The Womanly Face of War

Author: Lika Antadze, Mano Svanidze


Text by Lika Antadze

Photos by Mano Svanidze


Ketevan Gardavadze knew the field was mined, everybody in the village did. But she urgently needed to bring her little brother some milk, so the 13-year-old girl faced two options: either crossing the killing field or walking on the track close to the frontlines where soldiers from the opposing side could easily shoot at her. Ketevan chose the meadow. She anxiously began to run, counting out “Eeny, meeny, miny, mo…”  

Then the milk blew into the air.

The climax of Tamta Meliashvili’s novel Counting Out is an image many Georgians can relate to - war and loss have scarred the country’s recent history and its storytellers have turned to them often, in both books and movies. The seed of the 39-year-old’s acclaimed book was planted in 2008 when the war against Russia over Georgia’s breakaway region of South Ossetia broke out again. It only lasted a few days but it opened deep, new wounds.

“The book is my protest against the [2008] war, but I intentionally did not indicate the location, in the end every war resembles all the others,” explains Melashvili who made her name as a writer of short stories before taking up the challenge of a novel.

Yet, as it depicts the struggle of two teenage girls, Ketevan and her friend Nino Rogava, for survival in a small town, Counting Out brings together conflict and women - an unusual combination in Georgian novels.

Men have traditionally dominated Georgia’s literary scene, and as cliches’ die hard, they still do. The reading list of the national curriculum for high schoolers features 26 writers - only one is a woman, 20th century poet Ana Kalandadze. Melashvili recalls a friend of hers being puzzled by the portrait of novelist Ekaterine Gabashvili in his classroom.

“He told me he has always visualized her as a man. He could not imagine that a writer could be a woman,” Melashvili recalls.

“The Georgian literary scene is open to female poets but the novel genre was always a men’s territory,” notes Tamta Melashvili.
Meliashvili’s debut novel Counting Out is set during a fictional armed conflict but its idea hails from the August 2008 War over the breakaway region of South Ossetia.
In 2006 Melashvili submitted a short story to the now-defunct Tsero Literary Contest. The general public could read the stories and comment on them: most readers assumed the author was a man. She discover afterwards that members of the jury also thought the same. “Back then I took it as a compliment.”

The absence of female voices in Georgian literature inevitably has contributed to defining people’s perception about men and women’s social roles, perpetuating the stereotype of literature as a man’s world - writers were men, just like the leading characters.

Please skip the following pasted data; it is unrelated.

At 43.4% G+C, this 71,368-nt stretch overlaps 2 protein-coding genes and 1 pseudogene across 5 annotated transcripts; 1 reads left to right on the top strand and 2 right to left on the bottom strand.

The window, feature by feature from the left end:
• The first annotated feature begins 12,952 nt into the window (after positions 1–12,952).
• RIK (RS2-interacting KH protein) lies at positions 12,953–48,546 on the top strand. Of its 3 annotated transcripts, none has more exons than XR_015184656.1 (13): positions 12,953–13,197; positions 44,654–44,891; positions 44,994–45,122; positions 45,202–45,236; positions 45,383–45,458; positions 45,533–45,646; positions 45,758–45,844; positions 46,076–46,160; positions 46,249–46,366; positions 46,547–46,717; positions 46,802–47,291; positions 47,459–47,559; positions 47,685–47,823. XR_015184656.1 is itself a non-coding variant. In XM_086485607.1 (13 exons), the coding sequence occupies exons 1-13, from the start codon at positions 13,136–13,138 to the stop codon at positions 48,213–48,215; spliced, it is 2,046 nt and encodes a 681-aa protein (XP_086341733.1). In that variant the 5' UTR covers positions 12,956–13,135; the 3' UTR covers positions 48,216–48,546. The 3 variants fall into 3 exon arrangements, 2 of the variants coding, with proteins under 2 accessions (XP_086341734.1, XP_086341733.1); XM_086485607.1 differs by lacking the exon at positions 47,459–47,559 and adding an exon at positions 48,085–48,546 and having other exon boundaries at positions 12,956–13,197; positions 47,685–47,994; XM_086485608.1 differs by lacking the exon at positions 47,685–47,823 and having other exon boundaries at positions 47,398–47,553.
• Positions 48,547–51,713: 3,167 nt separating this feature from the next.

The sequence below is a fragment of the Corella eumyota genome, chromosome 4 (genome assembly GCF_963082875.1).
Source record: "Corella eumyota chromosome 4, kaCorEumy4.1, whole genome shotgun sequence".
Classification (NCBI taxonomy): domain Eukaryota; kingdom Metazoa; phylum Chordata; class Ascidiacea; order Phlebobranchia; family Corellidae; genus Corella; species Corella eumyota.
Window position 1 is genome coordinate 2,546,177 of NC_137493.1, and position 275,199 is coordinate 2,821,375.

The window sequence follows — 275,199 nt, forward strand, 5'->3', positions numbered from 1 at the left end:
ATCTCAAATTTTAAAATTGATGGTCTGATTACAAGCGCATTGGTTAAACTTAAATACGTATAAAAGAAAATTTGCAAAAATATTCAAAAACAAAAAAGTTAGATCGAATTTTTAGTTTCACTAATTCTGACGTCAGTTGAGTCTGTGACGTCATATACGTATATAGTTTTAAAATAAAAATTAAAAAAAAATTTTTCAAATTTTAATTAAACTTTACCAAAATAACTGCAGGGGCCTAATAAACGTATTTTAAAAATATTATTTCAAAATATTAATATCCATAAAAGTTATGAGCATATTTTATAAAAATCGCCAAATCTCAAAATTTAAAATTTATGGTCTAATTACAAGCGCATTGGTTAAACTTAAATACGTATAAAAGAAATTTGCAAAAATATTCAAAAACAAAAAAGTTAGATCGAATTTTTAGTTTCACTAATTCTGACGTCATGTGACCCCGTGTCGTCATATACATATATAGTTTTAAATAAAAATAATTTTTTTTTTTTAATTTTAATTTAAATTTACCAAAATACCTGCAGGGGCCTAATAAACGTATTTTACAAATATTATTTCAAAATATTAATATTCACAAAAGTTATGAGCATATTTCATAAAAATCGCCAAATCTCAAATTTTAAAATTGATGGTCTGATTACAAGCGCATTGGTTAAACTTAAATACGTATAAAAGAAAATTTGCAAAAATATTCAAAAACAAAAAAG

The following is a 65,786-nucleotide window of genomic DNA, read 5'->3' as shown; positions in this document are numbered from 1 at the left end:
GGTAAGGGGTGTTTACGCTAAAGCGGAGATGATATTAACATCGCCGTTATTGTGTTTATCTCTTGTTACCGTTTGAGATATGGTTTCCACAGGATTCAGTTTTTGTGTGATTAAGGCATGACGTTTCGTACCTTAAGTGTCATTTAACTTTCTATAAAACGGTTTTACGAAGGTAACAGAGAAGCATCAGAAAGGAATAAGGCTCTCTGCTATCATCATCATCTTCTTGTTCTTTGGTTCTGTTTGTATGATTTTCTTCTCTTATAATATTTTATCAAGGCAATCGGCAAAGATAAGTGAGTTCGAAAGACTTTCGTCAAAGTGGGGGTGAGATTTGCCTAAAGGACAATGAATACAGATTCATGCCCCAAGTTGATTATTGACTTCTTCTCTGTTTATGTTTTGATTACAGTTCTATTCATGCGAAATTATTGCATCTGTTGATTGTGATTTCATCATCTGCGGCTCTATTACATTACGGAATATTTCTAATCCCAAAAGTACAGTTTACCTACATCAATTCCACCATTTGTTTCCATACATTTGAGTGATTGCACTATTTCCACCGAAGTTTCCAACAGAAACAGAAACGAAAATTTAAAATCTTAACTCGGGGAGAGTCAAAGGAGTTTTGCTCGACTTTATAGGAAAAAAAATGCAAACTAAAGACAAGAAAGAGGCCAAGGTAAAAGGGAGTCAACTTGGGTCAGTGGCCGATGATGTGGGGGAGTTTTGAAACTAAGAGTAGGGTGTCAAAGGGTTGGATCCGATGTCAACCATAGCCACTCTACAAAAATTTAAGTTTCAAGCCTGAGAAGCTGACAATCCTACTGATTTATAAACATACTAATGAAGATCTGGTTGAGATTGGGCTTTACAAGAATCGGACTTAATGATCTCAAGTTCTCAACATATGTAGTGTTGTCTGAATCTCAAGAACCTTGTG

As a teenage bookworm, award-winning writer and poet Tea Topuria was certainly affected by this lack of diversity; her literary heroes were men, women were secondary characters. Only as an adult did she start wondering where the women were.

“I’d read and I’d inevitably identify myself with the main character. I was always a man,” recalls the 41-year-old writer and poet. “It took me years to realize that a hero can also be a woman.”

Slowly but steadily her generation of female writers are challenging that stereotype, led by writers like Naira Gelashvili, the only woman who has twice won the SABA, Georgia’s most prestigious literary award, for the best novel category. Melashvili’s Counting Out was awarded the same prize in 2010 for best debut novel.

Melashvili grew up sympathizing with characters like Holden Caulfield and Anna Frank, but missed a model in her native language and she eventually found it in Georgian author Ana Kordzaia Samadashvili. A writer, German-language translator and university professor, Kordzaia Samadashvili took the Georgian literary world by storm in the 1990s with unconventional female characters - her heroes would swear and curse, which was somehow taboo for women, both in literature as well as in real life. Her acclaimed novel “Who Killed Chaika?” is a crime story that delves into the murder of an ordinary woman called Chaika.

“[Ana] showed me how you could portray a real woman. Not an angel or a prostitute, but a woman who stands somewhere in between. As we all do, in reality,” explains Melashvili.

Tea Topuria notes how while the vast majority of novels are a masculine monotone, hagiographical works somehow offer  more diversity.

“Take The Martyrdom of the Holy Queen Shushanik [the earliest manuscript of Georgian literature, dating back to the 5th century)or Rustaveli’s The Knight in the Panther’s Skin [medieval epic poem considered Georgian literature’s masterpiece]. In those books women are so strong. I don’t know what happened to us during Soviet times, why [and how] did we lose the way?”